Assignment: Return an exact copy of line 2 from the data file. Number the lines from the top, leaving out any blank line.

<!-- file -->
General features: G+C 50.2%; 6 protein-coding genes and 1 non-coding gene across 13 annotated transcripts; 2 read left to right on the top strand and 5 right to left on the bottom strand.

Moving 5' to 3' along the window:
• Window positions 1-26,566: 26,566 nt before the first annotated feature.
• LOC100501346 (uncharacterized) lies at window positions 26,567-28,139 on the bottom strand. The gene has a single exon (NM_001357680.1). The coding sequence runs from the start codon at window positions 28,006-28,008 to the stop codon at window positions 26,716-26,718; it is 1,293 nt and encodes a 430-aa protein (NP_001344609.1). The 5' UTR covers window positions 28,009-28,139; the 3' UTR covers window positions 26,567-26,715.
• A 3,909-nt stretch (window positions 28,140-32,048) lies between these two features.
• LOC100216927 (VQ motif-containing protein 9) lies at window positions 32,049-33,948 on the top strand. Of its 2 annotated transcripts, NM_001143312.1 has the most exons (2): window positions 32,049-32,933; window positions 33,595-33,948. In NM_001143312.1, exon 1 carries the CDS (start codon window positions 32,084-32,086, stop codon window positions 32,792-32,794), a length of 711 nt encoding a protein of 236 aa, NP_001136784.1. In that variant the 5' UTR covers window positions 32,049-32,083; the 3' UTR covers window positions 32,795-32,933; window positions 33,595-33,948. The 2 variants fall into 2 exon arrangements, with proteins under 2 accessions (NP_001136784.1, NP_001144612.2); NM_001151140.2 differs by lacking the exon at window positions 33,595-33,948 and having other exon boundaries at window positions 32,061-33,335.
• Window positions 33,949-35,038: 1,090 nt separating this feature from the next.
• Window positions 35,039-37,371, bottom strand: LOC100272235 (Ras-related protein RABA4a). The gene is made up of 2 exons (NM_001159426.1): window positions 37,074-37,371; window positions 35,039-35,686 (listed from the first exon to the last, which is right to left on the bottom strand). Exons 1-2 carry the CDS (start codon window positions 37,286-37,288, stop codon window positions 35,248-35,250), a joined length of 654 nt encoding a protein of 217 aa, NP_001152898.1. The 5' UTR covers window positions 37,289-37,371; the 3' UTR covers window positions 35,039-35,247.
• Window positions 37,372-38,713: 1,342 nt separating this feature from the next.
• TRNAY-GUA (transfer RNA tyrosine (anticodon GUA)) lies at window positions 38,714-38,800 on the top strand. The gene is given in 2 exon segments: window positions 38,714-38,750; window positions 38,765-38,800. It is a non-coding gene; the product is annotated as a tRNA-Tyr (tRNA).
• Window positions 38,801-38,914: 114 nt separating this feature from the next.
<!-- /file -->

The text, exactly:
Moving 5' to 3' along the window: